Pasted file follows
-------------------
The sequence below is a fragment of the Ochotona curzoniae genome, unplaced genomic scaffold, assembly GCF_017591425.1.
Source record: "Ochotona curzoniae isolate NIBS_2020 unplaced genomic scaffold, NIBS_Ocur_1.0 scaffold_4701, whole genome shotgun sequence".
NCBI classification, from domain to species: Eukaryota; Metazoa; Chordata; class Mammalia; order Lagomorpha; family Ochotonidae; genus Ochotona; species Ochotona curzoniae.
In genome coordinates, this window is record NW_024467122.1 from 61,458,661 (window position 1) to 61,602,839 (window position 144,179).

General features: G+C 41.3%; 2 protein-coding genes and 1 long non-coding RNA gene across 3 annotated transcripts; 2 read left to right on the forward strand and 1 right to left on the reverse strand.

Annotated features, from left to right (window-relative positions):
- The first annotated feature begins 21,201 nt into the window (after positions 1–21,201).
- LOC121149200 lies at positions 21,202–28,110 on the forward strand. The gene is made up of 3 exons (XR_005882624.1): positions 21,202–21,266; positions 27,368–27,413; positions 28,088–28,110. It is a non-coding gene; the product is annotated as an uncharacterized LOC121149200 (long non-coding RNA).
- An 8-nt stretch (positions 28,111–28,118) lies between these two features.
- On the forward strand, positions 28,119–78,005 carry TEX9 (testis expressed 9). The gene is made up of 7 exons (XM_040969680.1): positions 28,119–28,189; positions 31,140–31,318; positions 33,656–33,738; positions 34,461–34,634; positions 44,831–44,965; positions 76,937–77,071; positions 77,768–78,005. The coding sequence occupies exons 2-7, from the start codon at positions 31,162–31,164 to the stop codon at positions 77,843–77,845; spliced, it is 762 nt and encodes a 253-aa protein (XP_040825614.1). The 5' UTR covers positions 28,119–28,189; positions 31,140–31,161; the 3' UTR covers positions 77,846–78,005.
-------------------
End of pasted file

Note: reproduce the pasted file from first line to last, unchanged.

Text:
The sequence below is a fragment of the Ochotona curzoniae genome, unplaced genomic scaffold, assembly GCF_017591425.1.
Source record: "Ochotona curzoniae isolate NIBS_2020 unplaced genomic scaffold, NIBS_Ocur_1.0 scaffold_4701, whole genome shotgun sequence".
NCBI classification, from domain to species: Eukaryota; Metazoa; Chordata; class Mammalia; order Lagomorpha; family Ochotonidae; genus Ochotona; species Ochotona curzoniae.
In genome coordinates, this window is record NW_024467122.1 from 61,458,661 (window position 1) to 61,602,839 (window position 144,179).

General features: G+C 41.3%; 2 protein-coding genes and 1 long non-coding RNA gene across 3 annotated transcripts; 2 read left to right on the forward strand and 1 right to left on the reverse strand.

Annotated features, from left to right (window-relative positions):
- The first annotated feature begins 21,201 nt into the window (after positions 1–21,201).
- LOC121149200 lies at positions 21,202–28,110 on the forward strand. The gene is made up of 3 exons (XR_005882624.1): positions 21,202–21,266; positions 27,368–27,413; positions 28,088–28,110. It is a non-coding gene; the product is annotated as an uncharacterized LOC121149200 (long non-coding RNA).
- An 8-nt stretch (positions 28,111–28,118) lies between these two features.
- On the forward strand, positions 28,119–78,005 carry TEX9 (testis expressed 9). The gene is made up of 7 exons (XM_040969680.1): positions 28,119–28,189; positions 31,140–31,318; positions 33,656–33,738; positions 34,461–34,634; positions 44,831–44,965; positions 76,937–77,071; positions 77,768–78,005. The coding sequence occupies exons 2-7, from the start codon at positions 31,162–31,164 to the stop codon at positions 77,843–77,845; spliced, it is 762 nt and encodes a 253-aa protein (XP_040825614.1). The 5' UTR covers positions 28,119–28,189; positions 31,140–31,161; the 3' UTR covers positions 77,846–78,005.